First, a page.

4 Gym Machines for Boosting Your Cardio Without Injury

Going to the gym is a great way to work a comprehensive cardio routine into your day, rain or shine. There are many different gym-centric approaches to establishing an efficient cardiovascular regimen, each posing its own risks and rewards. Below are several of the most popular cardio options found at your local gym and a few tips for using them safelywhile also maximizing their health benefits.

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1. Treadmill

According to WebMD, “the treadmill burns the most calories of any of the cardiovascular machines available at most gyms.” That said, walking or running on a treadmill can pose similar joint distress to that which you might encounter on an outdoor jog. Exercise physiologist Kathleen Alexander told WebMD, “Every time your foot hits the ground, the impact forces are 3.7 times your weight just walking on the planet.”

Impact on a treadmill is less severe than what it would be on an outdoor run, given that the treadmill is moving beneath your feet and guiding you along with each step. Still, be mindful of your knees and lower back. As with any exercise, overexertion is a risk for injury!

2. Elliptical

The American College of Sports Medicine reports that ellipticals “provide an excellent alternative workout to running without the high impact on joints and muscles.” According to WebMD, elliptical machines have a high calorie burn rate — especially when the arms are incorporated — due to users remaining in a standing position throughout their physical activity.

While ellipticals involve less strain on a person’s joints, there is still plenty of risk for injury, most of which can be avoided, provided you are mindful throughout your use of the machine. Livestrong recommends that users be particularly aware of maintaining good posture, which will aid in the prevention of back and sternum strain. 

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3. Stationary bike

The stationary bike is agreed upon by many experts as posing the least risk for injury. The American College of Sports Medicine calls this machine “safe and effective.” The machine provides what the organization refers to as “low-impact cardiovascular exercise,” due to the user’s feet being held in place. Because a user is seated during this exercise, the stationary bike is a less efficient calorie-burning activity, taking about 4 miles’ worth of pedaling to burn 100 calories.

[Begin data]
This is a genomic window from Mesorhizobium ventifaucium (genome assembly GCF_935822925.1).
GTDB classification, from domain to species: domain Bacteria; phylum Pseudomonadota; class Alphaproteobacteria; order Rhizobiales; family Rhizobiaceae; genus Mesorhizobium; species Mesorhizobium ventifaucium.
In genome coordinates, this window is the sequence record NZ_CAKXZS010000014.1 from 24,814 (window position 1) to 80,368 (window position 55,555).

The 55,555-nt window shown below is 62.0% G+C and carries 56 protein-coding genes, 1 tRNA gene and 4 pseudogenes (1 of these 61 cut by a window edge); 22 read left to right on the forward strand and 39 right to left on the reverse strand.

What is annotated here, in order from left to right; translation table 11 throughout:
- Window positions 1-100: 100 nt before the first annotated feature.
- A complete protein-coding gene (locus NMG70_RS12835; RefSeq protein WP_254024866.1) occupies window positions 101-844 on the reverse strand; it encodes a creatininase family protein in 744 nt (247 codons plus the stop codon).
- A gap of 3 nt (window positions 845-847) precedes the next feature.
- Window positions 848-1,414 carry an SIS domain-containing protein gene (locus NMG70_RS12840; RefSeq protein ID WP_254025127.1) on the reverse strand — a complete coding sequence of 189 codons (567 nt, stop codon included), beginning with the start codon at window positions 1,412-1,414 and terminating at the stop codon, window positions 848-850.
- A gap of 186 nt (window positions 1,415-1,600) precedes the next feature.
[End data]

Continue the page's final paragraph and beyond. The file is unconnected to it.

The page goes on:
That said, any mindful cardio is good cardio, and this is a safe, consistent way to feel the burn without wearing out your joints. Note: To avoid knee strain, exercise physiologist Matthew Vukovich tells WebMD to make sure that the stationary bike is fitted to your body proportions.

4. Rowing machine

The American College of Sports Medicine describes the rowing machine as “a low-impact exercise that utilizes the arms, abdomen, back and legs to provide a total-body workout.” The fact that this machine effectively works out the entire body speaks to its cardiovascular efficiency, but also to the possible risks associated with its use.

The rowing machine requires a degree of coordination: It engages the upper body (arms and back), core (abdominals), and legs. Users must push with their legs while pulling with their arms. Common errors in the use of rowing machines include “allowing the knees to flex too early on in the stroke, as well as allowing the seat to slide out from under your body upon release.” The American College of Sports Medicine also recommends that the rower not combine increased resistance with a slower stroke rate, as this can put the back in compromised position, particularly if the user is predisposed toward back injury.

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Getting lean and mean is a gradual process, and what exercising safety really comes down to is what an individual’s body can handle. For your protection, WebMD suggests alternating your fitness routine regularly so that various muscle groups are being worked on any given day. This will help avoid overworking one specific set of muscles during your workouts, and it will prevent the inevitable boredom that accompanies the same old “30 minutes on the treadmill” drag every day.

It is also important for a fitness enthusiast (or non-enthusiast!) of any level to set realistic goals for his or her body. Being overly ambitious in your weight loss, calorie burn, or muscle growth objectives is a risky move — not only physically, but psychologically. While it is important to push yourself to the limit, an overly ambitious mindset can lead to an often needless sense of failure while also increasing your chances of injury. Push yourself, but only to a point where your body can stand it.

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